Donald J. Querio

Every financial institution dreads the discovery by a class action lawyer of a technical, albeit harmless, glitch in a widely used consumer contract that triggers exposure under a federal or state statute. The “express consent” requirement for auto-dialed calls under the infamous Telephone Consumer Protection Act (“TCPA”) provides just one example. Correspondingly, the class action attorney whose portal is crossed by a prospective client with such a contract has immediate visions of the Mother Lode. Under many of these draconian statutes, like the TCPA, liability is virtually automatic and the potential recovery exponentially greater than any conceivable harm. The class action is filed before anyone has time to blink or, more importantly, open the customer’s file.

Alas, once that customer’s file is opened, the class counsel’s glee turns to dread because the consumer contract contains an arbitration clause. In arbitration, class counsel confronts the task of actually learning something about the client’s real complaint and presenting it before a neutral. Dreams of early retirement following a large class fee award evaporate. Attorneys for the financial institution defendant immediately file a motion to compel arbitration under the Federal Arbitration Act (“FAA”). Assuming the court disregards class counsel’s checklist of standard attacks on the enforceability of such a clause, the case is ordered to arbitration on an individual basis. One would think the next step is to commence the arbitration, but not so fast! Keep in mind that class counsel is not interested in a resolution of the individual claim and would rather take a long shot by appealing the order compelling arbitration.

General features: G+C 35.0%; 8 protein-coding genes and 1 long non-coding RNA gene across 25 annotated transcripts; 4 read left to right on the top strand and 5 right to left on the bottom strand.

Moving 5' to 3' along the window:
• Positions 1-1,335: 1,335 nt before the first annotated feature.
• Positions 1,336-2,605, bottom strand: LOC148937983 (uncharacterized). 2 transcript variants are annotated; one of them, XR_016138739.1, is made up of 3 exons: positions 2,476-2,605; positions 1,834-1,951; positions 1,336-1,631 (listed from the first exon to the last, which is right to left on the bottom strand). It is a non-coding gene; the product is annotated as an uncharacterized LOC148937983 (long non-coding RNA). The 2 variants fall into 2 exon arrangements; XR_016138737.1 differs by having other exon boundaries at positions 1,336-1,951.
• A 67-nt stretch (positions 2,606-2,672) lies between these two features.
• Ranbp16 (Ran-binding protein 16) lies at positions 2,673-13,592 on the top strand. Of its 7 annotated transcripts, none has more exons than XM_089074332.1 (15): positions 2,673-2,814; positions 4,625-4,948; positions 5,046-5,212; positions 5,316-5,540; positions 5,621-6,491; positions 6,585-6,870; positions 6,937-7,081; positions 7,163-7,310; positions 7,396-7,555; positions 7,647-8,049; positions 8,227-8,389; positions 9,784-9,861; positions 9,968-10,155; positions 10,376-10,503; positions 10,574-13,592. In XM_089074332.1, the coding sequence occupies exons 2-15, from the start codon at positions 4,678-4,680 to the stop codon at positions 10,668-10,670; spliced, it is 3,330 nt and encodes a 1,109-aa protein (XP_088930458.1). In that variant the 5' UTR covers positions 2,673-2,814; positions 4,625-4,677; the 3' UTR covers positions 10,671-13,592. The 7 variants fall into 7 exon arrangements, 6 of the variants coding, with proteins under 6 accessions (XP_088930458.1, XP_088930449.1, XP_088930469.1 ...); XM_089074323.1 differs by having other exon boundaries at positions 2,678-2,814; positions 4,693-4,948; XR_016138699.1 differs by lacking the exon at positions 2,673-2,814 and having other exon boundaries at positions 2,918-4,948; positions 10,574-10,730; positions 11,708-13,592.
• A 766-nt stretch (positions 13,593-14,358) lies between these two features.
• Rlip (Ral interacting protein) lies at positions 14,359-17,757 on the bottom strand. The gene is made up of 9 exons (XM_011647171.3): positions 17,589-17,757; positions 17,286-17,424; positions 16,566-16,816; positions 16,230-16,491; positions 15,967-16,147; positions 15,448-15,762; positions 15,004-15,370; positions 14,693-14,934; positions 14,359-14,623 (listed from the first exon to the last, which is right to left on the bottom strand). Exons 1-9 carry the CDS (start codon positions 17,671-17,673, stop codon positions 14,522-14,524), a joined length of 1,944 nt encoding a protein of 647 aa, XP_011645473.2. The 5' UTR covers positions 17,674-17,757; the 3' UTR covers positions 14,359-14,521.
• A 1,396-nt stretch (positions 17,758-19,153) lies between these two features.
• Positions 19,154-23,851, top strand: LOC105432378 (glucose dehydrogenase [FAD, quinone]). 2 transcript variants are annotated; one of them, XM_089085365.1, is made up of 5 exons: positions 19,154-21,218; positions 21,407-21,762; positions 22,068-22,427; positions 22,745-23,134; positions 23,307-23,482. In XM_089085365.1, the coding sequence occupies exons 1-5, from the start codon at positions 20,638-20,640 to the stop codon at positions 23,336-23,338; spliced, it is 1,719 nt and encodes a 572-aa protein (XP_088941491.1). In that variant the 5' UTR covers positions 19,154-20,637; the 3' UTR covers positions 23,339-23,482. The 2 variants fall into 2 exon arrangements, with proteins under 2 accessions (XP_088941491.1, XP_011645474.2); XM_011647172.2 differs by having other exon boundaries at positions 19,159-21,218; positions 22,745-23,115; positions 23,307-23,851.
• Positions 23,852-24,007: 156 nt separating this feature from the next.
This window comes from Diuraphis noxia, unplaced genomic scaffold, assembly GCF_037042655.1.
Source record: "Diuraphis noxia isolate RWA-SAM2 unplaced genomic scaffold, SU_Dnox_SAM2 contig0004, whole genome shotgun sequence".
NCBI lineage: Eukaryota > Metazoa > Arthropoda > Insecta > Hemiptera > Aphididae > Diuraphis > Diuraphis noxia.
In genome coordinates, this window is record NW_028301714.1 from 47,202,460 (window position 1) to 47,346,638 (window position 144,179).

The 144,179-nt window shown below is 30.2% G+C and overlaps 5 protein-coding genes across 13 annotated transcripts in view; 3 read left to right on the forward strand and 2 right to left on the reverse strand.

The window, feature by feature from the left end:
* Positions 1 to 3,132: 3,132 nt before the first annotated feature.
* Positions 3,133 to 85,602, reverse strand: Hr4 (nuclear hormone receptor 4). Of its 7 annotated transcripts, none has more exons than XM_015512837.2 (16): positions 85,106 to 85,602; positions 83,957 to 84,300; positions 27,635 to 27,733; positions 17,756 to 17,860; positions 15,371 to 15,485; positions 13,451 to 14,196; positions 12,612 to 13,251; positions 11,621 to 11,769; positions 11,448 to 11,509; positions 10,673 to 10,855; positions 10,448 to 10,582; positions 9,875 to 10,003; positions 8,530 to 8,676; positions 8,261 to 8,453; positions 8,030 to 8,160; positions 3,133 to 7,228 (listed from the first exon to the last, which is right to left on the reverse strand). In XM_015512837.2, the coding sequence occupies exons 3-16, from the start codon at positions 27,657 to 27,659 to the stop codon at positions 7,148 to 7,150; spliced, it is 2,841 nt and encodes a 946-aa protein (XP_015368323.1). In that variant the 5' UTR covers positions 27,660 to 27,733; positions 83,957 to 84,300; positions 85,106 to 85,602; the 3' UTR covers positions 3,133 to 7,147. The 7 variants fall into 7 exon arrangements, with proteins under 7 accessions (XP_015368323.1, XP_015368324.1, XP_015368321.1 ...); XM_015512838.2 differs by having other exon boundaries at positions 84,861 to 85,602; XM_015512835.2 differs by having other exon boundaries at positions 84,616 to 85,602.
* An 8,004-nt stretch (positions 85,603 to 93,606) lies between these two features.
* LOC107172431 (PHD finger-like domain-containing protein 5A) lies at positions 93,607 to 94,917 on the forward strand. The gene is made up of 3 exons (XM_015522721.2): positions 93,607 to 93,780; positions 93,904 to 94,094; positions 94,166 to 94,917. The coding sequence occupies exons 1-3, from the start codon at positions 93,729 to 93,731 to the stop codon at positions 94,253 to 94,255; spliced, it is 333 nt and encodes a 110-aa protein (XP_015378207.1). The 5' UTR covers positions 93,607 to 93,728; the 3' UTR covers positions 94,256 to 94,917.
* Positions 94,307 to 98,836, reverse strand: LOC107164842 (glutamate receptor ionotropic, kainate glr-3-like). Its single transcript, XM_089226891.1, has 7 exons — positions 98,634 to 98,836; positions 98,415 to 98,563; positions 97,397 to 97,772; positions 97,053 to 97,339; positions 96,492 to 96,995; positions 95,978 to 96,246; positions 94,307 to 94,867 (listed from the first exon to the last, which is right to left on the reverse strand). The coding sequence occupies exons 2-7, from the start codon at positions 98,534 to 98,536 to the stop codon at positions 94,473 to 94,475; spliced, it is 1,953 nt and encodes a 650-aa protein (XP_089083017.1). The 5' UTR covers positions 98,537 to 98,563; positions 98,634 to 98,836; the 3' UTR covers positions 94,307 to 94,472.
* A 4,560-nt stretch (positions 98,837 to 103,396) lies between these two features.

But an order to compel arbitration can’t be appealed, can it? The answer is not straightforward, either in the federal or California appellate systems.

Appeals in the Federal Court System. Section 16 of the FAA governs appeals of arbitration-related orders in federal courts. 9 U.S.C. § 16. Section 16(b)(1) provides that there shall be no appeal from an order under Section 3 of the FAA granting a stay of an action pending arbitration. So, in the typical case where the defendant responds to an action pending in federal court by filing a motion to compel arbitration, the granting of the order will stay the entire case and there can be no immediate appeal. (We will put aside the separate question of the appealability of separate petitions to compel arbitration under Section 4 of the FAA, which must have an independent basis of jurisdiction in federal courts and are subject to ordinary limitations on interlocutory review under 28 U.S.C. § 1292(b)).